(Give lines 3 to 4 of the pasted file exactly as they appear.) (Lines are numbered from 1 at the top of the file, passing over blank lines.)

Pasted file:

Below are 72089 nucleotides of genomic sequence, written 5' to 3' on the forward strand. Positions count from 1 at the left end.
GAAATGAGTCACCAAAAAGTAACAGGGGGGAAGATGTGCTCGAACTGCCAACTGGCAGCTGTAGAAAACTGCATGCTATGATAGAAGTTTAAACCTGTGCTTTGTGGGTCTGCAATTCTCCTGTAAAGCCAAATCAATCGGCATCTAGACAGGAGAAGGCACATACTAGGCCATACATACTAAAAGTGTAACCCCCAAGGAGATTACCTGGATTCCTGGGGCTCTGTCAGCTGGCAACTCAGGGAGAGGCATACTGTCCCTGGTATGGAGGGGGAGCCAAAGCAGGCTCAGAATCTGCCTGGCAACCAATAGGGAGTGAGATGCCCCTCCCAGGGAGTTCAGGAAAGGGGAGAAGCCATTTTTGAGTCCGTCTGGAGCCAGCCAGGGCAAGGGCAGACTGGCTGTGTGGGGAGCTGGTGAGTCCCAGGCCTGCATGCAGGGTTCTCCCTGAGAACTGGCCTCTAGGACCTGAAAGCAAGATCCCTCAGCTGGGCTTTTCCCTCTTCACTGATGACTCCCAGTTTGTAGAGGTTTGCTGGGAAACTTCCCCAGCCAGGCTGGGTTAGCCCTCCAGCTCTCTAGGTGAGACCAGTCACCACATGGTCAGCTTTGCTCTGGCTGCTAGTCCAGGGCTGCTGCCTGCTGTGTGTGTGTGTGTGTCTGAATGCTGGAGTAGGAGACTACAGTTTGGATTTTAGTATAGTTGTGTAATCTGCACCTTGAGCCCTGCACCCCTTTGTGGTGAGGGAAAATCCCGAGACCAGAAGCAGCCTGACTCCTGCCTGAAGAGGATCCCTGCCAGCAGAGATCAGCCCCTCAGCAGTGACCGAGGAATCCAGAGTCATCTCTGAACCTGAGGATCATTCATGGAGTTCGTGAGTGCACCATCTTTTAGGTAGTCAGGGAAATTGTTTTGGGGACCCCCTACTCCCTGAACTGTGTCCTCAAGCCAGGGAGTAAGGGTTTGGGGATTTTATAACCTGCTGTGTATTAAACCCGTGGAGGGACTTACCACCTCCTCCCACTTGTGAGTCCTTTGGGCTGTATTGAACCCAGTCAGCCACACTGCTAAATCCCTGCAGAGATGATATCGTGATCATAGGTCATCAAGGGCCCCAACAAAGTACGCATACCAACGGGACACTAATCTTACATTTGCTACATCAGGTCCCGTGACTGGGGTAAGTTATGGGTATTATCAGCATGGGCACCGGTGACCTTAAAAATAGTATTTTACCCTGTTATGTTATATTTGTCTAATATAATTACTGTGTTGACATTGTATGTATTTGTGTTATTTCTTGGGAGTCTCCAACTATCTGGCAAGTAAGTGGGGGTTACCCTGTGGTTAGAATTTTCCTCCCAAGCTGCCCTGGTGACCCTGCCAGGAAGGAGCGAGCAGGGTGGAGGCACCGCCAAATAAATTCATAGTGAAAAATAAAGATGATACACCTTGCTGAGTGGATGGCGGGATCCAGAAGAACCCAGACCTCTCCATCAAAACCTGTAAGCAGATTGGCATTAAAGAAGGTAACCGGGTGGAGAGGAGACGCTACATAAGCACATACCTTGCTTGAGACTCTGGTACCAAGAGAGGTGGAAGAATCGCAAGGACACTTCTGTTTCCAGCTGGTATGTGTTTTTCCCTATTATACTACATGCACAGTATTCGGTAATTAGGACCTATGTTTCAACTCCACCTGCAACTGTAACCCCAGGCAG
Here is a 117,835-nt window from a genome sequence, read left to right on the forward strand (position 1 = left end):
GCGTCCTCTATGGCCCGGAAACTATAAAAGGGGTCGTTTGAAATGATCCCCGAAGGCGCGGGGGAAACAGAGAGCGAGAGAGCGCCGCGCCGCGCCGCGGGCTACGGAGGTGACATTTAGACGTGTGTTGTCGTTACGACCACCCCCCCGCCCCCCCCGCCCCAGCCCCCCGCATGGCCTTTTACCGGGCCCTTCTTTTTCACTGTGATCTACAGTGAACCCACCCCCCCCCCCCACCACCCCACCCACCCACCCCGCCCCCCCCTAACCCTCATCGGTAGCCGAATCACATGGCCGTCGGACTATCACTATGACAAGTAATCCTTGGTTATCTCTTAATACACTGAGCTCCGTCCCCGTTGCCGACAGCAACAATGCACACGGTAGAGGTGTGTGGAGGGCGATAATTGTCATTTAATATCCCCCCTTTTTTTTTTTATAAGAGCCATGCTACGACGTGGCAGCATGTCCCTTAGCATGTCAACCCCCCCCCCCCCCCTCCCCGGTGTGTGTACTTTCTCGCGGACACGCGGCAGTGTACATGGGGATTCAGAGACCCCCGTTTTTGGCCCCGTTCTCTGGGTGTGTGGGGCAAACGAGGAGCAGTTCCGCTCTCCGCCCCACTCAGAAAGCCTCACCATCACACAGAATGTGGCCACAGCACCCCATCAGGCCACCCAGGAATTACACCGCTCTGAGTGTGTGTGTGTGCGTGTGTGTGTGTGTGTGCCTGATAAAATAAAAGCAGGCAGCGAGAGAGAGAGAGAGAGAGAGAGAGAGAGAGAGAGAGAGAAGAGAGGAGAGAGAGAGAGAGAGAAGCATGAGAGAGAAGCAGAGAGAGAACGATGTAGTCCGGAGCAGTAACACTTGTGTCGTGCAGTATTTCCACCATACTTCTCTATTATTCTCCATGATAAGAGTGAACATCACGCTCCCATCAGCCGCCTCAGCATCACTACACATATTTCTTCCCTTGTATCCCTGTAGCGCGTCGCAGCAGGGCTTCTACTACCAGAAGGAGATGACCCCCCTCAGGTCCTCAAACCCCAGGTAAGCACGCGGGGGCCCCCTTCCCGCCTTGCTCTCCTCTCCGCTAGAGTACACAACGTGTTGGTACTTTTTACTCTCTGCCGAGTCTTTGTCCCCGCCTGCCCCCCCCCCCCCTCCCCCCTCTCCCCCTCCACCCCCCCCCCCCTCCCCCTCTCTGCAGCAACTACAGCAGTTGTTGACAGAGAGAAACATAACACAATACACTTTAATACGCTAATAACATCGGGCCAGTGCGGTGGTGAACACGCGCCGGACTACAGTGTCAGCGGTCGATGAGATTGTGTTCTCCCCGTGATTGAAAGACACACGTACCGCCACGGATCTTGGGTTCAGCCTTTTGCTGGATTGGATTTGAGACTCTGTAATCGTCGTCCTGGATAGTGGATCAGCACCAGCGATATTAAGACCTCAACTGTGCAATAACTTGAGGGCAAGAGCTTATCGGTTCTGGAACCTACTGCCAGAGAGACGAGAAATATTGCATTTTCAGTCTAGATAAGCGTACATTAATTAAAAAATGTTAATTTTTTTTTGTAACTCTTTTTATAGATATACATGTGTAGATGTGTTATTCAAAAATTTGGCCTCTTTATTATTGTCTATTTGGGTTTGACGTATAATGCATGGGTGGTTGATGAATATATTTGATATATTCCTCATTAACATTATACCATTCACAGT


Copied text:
Here is a 117,835-nt window from a genome sequence, read left to right on the forward strand (position 1 = left end):
GCGTCCTCTATGGCCCGGAAACTATAAAAGGGGTCGTTTGAAATGATCCCCGAAGGCGCGGGGGAAACAGAGAGCGAGAGAGCGCCGCGCCGCGCCGCGGGCTACGGAGGTGACATTTAGACGTGTGTTGTCGTTACGACCACCCCCCCGCCCCCCCCGCCCCAGCCCCCCGCATGGCCTTTTACCGGGCCCTTCTTTTTCACTGTGATCTACAGTGAACCCACCCCCCCCCCCCACCACCCCACCCACCCACCCCGCCCCCCCCTAACCCTCATCGGTAGCCGAATCACATGGCCGTCGGACTATCACTATGACAAGTAATCCTTGGTTATCTCTTAATACACTGAGCTCCGTCCCCGTTGCCGACAGCAACAATGCACACGGTAGAGGTGTGTGGAGGGCGATAATTGTCATTTAATATCCCCCCTTTTTTTTTTTATAAGAGCCATGCTACGACGTGGCAGCATGTCCCTTAGCATGTCAACCCCCCCCCCCCCCCTCCCCGGTGTGTGTACTTTCTCGCGGACACGCGGCAGTGTACATGGGGATTCAGAGACCCCCGTTTTTGGCCCCGTTCTCTGGGTGTGTGGGGCAAACGAGGAGCAGTTCCGCTCTCCGCCCCACTCAGAAAGCCTCACCATCACACAGAATGTGGCCACAGCACCCCATCAGGCCACCCAGGAATTACACCGCTCTGAGTGTGTGTGTGTGCGTGTGTGTGTGTGTGTGCCTGATAAAATAAAAGCAGGCAGCGAGAGAGAGAGAGAGAGAGAGAGAGAGAGAGAGAGAGAGAAGAGAGGAGAGAGAGAGAGAGAGAAGCATGAGAGAGAAGCAGAGAGAGAACGATGTAGTCCGGAGCAGTAACACTTGTGTCGTGCAGTATTTCCACCATACTTCTCTATTATTCTCCATGATAAGAGTGAACATCACGCTCCCATCAGCCGCCTCAGCATCACTACACATATTTCTTCCCTTGTATCCCTGTAGCGCGTCGCAGCAGGGCTTCTACTACCAGAAGGAGATGACCCCCCTCAGGTCCTCAAACCCCAGGTAAGCACGCGGGGGCCCCCTTCCCGCCTTGCTCTCCTCTCCGCTAGAGTACACAACGTGTTGGTACTTTTTACTCTCTGCCGAGTCTTTGTCCCCGCCTGCCCCCCCCCCCCCTCCCCCCTCTCCCCCTCCACCCCCCCCCCCCTCCCCCTCTCTGCAGCAACTACAGCAGTTGTTGACAGAGAGAAACATAACACAATACACTTTAATACGCTAATAACATCGGGCCAGTGCGGTGGTGAACACGCGCCGGACTACAGTGTCAGCGGTCGATGAGATTGTGTTCTCCCCGTGATTGAAAGACACACGTACCGCCACGGATCTTGGGTTCAGCCTTTTGCTGGATTGGATTTGAGACTCTGTAATCGTCGTCCTGGATAGTGGATCAGCACCAGCGATATTAAGACCTCAACTGTGCAATAACTTGAGGGCAAGAGCTTATCGGTTCTGGAACCTACTGCCAGAGAGACGAGAAATATTGCATTTTCAGTCTAGATAAGCGTACATTAATTAAAAAATGTTAATTTTTTTTTGTAACTCTTTTTATAGATATACATGTGTAGATGTGTTATTCAAAAATTTGGCCTCTTTATTATTGTCTATTTGGGTTTGACGTATAATGCATGGGTGGTTGATGAATATATTTGATATATTCCTCATTAACATTATACCATTCACAGT